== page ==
In addition to the forces heretofore ordered, requisitions have been made for thirteen regiments, eight to rendezvous at Lynchburg, four at Richmond, and one at Harper’s Ferry.  Sustain Baltimore, if practicable.  We re-enforce you.


At this point in the war Davis, the Confederate President, labored on the disadvantage of being in Montgomery (the first Confederate Capital) and far from where many of early events were unfolding.

April 21, 1861 (Sunday): Lincoln Makes A Decision

BALTIMORE, April 20, 1861

To Governor Hicks:
   Letter from President and General Scott.  No troops to pass through Baltimore, if, as a military force, they can march around.  I will answer that every effort will be made to prevent parties leaving the city to molest them, but cannot guarantee against acts of individuals not organized.  Do you approve?


ANNAPOLIS, April 20, 1861.

To the mayor of Baltimore:
   Your dispatch received.  I hoped they would send no more troops through Maryland, but as we have no right to demand that, I am glad no more are to be sent through Baltimore.  I know you will do all in your power to preserve the peace.


President Lincoln personally opened talks with the governor and mayor on preserving the peace in Maryland.  Governor Hicks had preserved Maryland for the Union by delaying any action by the state on secession until there were numerous Union troops at hand, making the question moot.  

April 20, 1861 (Saturday): Destruction at Gosport Navy Yard (Norfolk)

CSS Virginia, formerly USS Merrimack, being rebuilt in dry dock at Gosport.

Report of Capt. H. G. Wright, U.S. Engineer Corps

…On reaching the yard it was found that all the ships afloat except the Cumberland had been scuttled, by order of Commodore McCauley, the commandant of the yard, to prevent their seizure by the Virginia forces, and that they were fast sinking.  One of the objects of the expedition-that of removing those vessels and taking them to sea-was therefore frustrated.

…We accordingly proceeded to construct in this gallery a platform of such materials as could be collected to a heigh above the surface of the water, and on this we placed the power (2,000 pounds) which we brought from the ship, established a train from the gallery to the outside and connected it with four separate slow matches.

…From what we could learn in Norfolk, I am of opinion that the attempt to destroy the dock did not succeed.  We were told that the mine did explode and that it did not.

Captain of Engineers.

Lieut. Col. E.D. Townsend,
     Asst. Adjt. Gen., Hdqrs. of the Army, Washington, D.C.

Wright had been told by Winfield Scott to keep in mind that, although the navy yard and its contents were important, Fort Monroe was more so.  MacCauley had scuttled 11 ships of various capability due to a perceived threat from a small Virginia force under Billy Mahone.  The mine described did not destroy the dock, as it was flooded in time to avert damage.

April 19, 1861 (Friday): Mayhem in Baltimore

Image of the Baltimore Riot of 1861

Statement of George M. Gill.

Baltimore, July 12, 1861

Hon. Geo. Wm. Brown, Mayor of the City of Baltimore:


My impression on that day was and still is that the events arose from a sudden impulse which seized upon some of our people, and that after the firing commenced and blood was shed many persons took part under an impression that the troops were killing our people, and without knowing the circumstances of provocation which induced the troops to fire.  Matters reached their height after Mr. Davis was killed, and the intense excitement resulting from this and other causes produced a state of feeling which for a time was beyond control on the part of the city authorities.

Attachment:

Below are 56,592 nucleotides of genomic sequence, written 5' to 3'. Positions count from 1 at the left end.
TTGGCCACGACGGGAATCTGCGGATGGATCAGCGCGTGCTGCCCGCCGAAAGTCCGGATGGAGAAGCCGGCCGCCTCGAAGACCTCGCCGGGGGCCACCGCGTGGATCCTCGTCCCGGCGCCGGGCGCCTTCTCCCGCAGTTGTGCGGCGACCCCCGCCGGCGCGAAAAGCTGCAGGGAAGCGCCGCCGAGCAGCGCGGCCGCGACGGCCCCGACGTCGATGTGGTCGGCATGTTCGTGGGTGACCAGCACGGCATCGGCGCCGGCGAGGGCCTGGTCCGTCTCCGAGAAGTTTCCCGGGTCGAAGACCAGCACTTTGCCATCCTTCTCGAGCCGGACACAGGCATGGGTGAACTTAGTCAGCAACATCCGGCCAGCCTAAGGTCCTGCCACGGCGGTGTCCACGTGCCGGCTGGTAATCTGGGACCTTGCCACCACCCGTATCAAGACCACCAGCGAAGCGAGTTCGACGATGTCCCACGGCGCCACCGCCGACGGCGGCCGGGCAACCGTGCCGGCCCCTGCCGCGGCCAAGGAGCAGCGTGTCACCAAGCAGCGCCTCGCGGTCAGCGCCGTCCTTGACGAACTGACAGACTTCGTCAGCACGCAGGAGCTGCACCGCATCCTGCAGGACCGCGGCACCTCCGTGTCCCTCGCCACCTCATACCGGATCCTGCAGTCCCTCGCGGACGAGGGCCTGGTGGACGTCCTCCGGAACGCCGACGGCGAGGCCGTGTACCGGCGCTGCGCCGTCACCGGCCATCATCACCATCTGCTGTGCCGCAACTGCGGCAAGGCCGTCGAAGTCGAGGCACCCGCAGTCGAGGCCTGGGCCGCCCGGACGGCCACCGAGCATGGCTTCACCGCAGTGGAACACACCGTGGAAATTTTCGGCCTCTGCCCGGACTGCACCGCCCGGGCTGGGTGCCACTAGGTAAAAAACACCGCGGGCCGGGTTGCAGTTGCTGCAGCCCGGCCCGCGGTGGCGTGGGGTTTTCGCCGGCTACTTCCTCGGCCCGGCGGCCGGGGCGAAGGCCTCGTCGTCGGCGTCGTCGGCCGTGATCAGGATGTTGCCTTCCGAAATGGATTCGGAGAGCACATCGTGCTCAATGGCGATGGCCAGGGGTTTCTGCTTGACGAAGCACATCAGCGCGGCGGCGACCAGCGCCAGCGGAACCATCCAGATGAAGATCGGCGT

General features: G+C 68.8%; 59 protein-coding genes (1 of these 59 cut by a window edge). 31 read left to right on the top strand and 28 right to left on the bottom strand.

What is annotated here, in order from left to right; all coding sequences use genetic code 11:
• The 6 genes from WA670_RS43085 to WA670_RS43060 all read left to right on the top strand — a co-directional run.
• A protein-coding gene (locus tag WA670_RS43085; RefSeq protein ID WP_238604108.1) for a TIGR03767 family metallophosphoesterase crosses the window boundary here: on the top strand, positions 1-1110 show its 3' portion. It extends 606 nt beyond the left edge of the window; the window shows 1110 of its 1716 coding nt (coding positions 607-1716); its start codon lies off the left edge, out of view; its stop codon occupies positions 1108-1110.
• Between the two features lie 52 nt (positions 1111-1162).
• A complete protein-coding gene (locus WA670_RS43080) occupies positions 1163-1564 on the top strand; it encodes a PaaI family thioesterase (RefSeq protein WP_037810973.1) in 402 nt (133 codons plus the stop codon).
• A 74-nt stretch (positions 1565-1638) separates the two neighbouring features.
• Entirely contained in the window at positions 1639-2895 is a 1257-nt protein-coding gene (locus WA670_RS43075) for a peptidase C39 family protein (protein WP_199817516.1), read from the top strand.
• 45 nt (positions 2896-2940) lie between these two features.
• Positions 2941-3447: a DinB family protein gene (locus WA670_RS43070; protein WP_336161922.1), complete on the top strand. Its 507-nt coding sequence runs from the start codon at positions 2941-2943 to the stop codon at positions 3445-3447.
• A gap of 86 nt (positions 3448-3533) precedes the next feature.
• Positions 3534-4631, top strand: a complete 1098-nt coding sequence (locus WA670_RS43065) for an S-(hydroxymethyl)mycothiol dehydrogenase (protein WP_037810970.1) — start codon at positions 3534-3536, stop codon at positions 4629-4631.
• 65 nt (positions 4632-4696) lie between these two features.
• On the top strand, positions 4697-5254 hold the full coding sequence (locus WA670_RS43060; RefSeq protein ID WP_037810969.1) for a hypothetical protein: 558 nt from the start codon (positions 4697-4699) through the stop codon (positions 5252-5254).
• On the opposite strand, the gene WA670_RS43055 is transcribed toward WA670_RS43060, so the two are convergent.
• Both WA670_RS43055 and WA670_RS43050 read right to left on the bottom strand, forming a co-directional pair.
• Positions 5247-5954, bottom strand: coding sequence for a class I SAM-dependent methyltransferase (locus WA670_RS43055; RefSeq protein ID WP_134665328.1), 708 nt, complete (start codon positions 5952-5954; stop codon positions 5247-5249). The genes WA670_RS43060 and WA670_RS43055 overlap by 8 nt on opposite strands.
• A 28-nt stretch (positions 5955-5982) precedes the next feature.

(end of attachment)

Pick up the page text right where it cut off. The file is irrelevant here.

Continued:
Yours, very respectfully,


Gill joined Baltimore Mayor Brown in trying to calm a mob which attempted to stop Union troops traveling through the city from continuing South.   The rail line was not continuous through the city and horses had to pull cars across to where the line resumed.  As the Pennsylvania and Massachusetts troops walked between the stops, a mob attempted to block their path.  Despite the efforts of the mayor and Baltimore police, bricks were thrown and a few shots came from the crowd.  The troops returned fire, killing 12 civilians.  Four of their number died.

Wednesday, April 27, 2011

April 18, 1861 (Thursday) Harper's Ferry Arsenal Burned

Stock House at Harper's Ferry Arsenal (Park Service Image)

CHAMBERSBURG, April 19, 1861

   Finding my position untenable, shortly after 10 o’clock last night I destroyed the arsenal, containing 15,000 stand of arms, and burned up the armory building proper, and under cover of the night withdrew my command almost in the presence of twenty-five hundred or three thousand troops.  This was accomplished with but four casualties.  I believe the destruction must have been complete.  I will await orders at Carlisle.


General Winfield Scott

At his point in the war low ranking officers such as Lieutenant Roger Jones could find themselves in positions of great responsibility.  Jones actions prevented the loss of the arms spoken of to Virginia troops, but not that of the machinery at Harper’s Ferry for producing rifles.  Part of the machinery was sent to Richmond, part to Fayetteville, NC where they produced far more rifles than were destroyed at Harper’s Ferry.  Jones received the thanks of the President through Secretary of War Cameron.  The Senate was less kind, in November demanding an accounting of the losses, which came to $1,297,668.

April 17, 1861 (Wednesday): An Incident On A Train

Lowell, Massachusetts Historical Park (NPS Photo)

Report of Col. Edward F. Jones, Sixth Massachusetts Militia.